Ranked as one of the most brutal martial arts in the world, Lethwei – or Burmese bareknuckle boxing – is a sport that comes out of Myanmar. It involves two fighters brawling it out without, as the name implies, wearing any gloves. Making its way from the sand pits of the country once known as Burma, it slowly makes its rise to the world, as more foreigners and outsiders come to learn of this ancient, yet extreme style of martial art.

Origins of Lethwei: Burmese Bareknuckle Boxing

lethwei Burmese Bareknuckle Boxing

Although there are no exact dates to when Lethwei was created, similar styles of the fighting style can be traced back to as far back as the Pyu city-states in Myanmar, which existed from 200 BCE to 1050 BCE. Along with other Burmese martial art styles such as Banshay and Bando, Lethwei was originally used by the Myanmar army to help battle against neighboring countries, meaning many military officers trained in this fighting style.

The Ways of a Traditional Bout

Unlike American Boxing, fighters are permitted to use more than their fists to fight. One of the primary reasons for Lethwei being known as “The Art of 9 Limbs” is the fact that fighters can use their feet, knees, elbows, and even head to strike down their opponent. Furthermore, instead of wearing gloves, they are required to wear tape and gauze over their fists and feet.

To add to the brutality of the sport, matches are not based on countdown of time or scores, but typically end once one of the fighters are knocked out. There are no points to be obtained, since the only for one to be victorious is to knock the other out completely, or if one of the fighters are unable to continue due to a major injury. By the end of a match, if both individuals are left standing, the bout is considered a draw.

Trainings of Lethwei: Burmese Bareknuckle Boxing

One of the primary reasons for a fight to traditionally go on until a fighter is knocked out was to teach the individuals lessons on doing your best and working hard. The match placed less attention on the ideas of winning and losing.

Moreover, traditionally it taught Burmese people how to prepare for an oncoming bout, hence it provided useful tips on movement, distancing between an opponent, and timing. The brutal nature of a fight would force students to learn how to take a hit, and properly absorb strikes from all sides. As much as offense was important in taking down an enemy, they had to be well prepared to defend themselves as well, since the sport allowed the use of any limb.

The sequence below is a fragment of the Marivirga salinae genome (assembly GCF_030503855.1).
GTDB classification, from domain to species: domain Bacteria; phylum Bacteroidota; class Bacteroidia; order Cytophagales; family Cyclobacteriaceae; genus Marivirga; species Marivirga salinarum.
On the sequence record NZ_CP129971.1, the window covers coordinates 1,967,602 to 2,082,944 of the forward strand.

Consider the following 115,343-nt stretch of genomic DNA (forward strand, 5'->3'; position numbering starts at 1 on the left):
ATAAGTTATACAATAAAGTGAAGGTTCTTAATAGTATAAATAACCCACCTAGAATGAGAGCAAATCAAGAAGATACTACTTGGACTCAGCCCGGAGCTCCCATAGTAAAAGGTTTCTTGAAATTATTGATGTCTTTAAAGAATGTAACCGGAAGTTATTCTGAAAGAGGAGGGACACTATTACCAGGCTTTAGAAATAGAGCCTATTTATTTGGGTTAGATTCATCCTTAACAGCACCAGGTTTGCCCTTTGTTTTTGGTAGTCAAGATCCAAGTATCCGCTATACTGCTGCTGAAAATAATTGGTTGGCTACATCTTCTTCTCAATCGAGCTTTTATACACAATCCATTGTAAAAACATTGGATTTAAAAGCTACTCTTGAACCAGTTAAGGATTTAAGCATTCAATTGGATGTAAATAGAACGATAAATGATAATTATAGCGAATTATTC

Modern Day & Beyond

lethwei Burmese Bareknuckle Boxing
Dave Leduc

Another interesting aspect of the sport, is for each fighter to be given the chance to ‘revive.’ In other words, if there is a knockout, the person can use a time-out and to continue with the bout.  This option can only be used once throughout a fight however.

With the establishment of the Myanma Traditional Boxing Federation, Lethwei had a modification to the rules to help make the sport more regulated. Thus, unlike the traditional times, there are judges to determine winners for when a match is undecided from the lack of a knockout.

Canadians such as Dave Leduc are just a few examples of foreigners that have made a significant mark in the sport, and helped open the door for the sport to be revealed to an international audience. Titled the first non-Burmese fighter to win a Lethwei world title.

What is even more interesting is the growing interest of the sport across genders. In a sport that was traditionally known for men, due to its brutal nature, Moe Pwint Oo, a medical science student, is just one example of some of the women in Myanmar that are becoming involved in the sport. After decades of military rule, the new-found independence is opening many Burmese people to this world, and with gender roles slowly shifting in society, it is no wonder woman are joining in. It has even been noted that some have become attracted to the sport due to the intensity of fitness that is required.

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